If you’re a regular reader of this column, then you are likely interested in learning about the history of Ewing. Maybe you’re even interested in going out and exploring Ewing’s history in person.

But in these unique times of COVID-19 in 2020, it can be a challenge to do so. Many places remain closed until it becomes safer to open their doors. So here is a way to explore a little bit of Ewing’s history without leaving your couch, with the help of a computer or a smartphone—and with the option to check it out in person at a later date.

Roadside historical markers.

These markers are often overlooked gems at the side of the road. For decades, markers have been placed outdoors in the landscape to mark the location of a unique feature, a historical event, or a place connected with a historically significant person. It’s easy to pass these markers by— we all do it, more often than we realize.

But for those who take the time to stop and read the marker, there’s often a good deal to be learned about local history, or natural features, from a simple marker.

But you can explore them from your couch, too. There is an online searchable database of these markers, an illustrated collection of permanent outdoor markers, monuments and plaques, which basically has been crowd-sourced by individuals interested in sharing the interesting facts and features of local history.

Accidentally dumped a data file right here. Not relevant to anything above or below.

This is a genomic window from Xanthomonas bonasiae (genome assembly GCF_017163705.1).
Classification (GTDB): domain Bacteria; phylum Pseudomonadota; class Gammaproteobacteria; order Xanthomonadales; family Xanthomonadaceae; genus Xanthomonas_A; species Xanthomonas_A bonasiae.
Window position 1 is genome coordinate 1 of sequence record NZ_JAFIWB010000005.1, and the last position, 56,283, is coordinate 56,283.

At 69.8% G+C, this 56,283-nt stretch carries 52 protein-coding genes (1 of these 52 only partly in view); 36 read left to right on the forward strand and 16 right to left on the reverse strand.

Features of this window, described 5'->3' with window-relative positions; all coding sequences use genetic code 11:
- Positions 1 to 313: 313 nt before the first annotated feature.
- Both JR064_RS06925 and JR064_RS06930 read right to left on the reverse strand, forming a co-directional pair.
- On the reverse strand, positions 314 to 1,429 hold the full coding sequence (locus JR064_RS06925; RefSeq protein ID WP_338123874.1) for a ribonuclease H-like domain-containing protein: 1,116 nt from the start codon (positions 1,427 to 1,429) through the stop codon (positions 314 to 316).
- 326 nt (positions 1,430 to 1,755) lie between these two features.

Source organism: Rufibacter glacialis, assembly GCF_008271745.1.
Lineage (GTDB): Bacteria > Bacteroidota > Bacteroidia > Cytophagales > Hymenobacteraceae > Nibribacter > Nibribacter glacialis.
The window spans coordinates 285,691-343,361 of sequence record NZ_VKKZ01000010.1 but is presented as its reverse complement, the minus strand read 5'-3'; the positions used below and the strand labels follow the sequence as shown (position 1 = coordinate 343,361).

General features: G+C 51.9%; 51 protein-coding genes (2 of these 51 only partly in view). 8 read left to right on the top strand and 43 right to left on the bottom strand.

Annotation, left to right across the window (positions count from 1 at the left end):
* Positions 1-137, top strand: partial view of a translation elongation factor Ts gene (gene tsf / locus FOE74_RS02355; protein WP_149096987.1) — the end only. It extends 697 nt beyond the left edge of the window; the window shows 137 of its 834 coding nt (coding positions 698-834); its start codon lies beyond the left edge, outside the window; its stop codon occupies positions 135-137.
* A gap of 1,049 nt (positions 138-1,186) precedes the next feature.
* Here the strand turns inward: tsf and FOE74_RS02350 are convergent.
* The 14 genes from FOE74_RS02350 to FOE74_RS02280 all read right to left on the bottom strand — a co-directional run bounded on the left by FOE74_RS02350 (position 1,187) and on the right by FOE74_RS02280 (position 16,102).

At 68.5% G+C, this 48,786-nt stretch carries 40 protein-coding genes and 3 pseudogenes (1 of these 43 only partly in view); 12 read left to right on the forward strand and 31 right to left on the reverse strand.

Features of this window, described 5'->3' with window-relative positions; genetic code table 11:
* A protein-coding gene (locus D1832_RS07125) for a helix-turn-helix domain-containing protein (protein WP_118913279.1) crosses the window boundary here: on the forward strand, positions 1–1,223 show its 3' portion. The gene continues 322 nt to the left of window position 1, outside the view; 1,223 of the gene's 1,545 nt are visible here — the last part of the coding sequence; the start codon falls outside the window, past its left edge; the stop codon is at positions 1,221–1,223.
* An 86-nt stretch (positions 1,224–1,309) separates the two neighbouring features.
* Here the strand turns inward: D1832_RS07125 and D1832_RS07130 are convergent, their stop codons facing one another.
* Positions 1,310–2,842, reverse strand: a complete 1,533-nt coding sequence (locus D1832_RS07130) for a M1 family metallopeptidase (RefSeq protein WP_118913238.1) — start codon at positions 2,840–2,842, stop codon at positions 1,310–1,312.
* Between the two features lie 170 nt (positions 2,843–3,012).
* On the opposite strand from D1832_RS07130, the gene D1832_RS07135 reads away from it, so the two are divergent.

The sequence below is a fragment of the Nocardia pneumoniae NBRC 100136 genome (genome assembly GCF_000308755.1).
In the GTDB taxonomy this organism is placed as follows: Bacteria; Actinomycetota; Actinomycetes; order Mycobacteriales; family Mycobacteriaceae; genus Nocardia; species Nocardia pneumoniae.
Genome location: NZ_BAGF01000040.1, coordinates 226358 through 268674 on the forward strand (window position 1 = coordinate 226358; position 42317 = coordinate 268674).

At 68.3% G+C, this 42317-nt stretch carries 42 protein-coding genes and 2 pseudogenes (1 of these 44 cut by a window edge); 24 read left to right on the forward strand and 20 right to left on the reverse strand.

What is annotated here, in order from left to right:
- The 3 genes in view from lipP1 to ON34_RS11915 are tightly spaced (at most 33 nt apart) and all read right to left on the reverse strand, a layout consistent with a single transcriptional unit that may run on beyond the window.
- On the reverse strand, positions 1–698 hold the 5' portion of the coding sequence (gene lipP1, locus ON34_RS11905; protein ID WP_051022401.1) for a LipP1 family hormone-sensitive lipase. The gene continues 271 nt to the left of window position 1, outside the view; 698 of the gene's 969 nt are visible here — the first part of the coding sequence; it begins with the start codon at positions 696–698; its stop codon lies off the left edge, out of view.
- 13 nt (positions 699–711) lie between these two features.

The website (HMdb.org) claims to include more than 116,000 markers in the US alone, and 2500+ in Canada (and seeking more!). You can enter either a town name, a zip code, or a number of other identifying references, and then see a list of the historical markers in that particular area, and then “visit” them online.

Visiting online from the comfort of home is arguably much safer than stopping in the middle of the road to read the sign! Most often, there will be a photo of the marker, a transcription of the inscription on the marker, and its geographic location. There are often links to other related markers, or more information.

A marker commemorating the role of Bear Tavern Road in Washington’s march to Trenton.

I’m not going to list all of Ewing’s markers; I’ll let you explore the online database if you’re interested. But here is one example: A marker commemorating the role of Bear Tavern Road in Washington’s march to Trenton and to victory in December of 1776 stands just outside the crossroads in West Trenton. It reads:

“All our hopes were blasted by that unhappy affair at Trenton.” -Lord George Germain, British Colonial Secretary. Bear Historic route of Continental troops to Trenton where Washington achieved his famous victory over Rahl’s Hessian brigade of the British army, December 26, 1776. Known in colonial times as the Lower, or River Road (the existing River Road was not laid out until 1834). This village of Trenton Junction was until recent times called Birmingham Road constructed 1930 by Mercer County Board of Chosen Freeholders.

Next month, we will explore a few plaques not included in the online database, and one other marker that is included, in greater detail.

Unfortunately, though, there are only a handful of markers listed for Ewing. There are, by contrast, many in Trenton, and Lawrenceville, and Princeton. Perhaps we need to consider adding a few new markers in our also-historic town. But that’s a topic for another column.

Enjoy your virtual travels!

If you have a story to tell about an aspect of Ewing history, please contact Helen at ewingthenandnow@gmail.com

Helen Kull is an advisor to the Ewing Township Historic Preservation Society.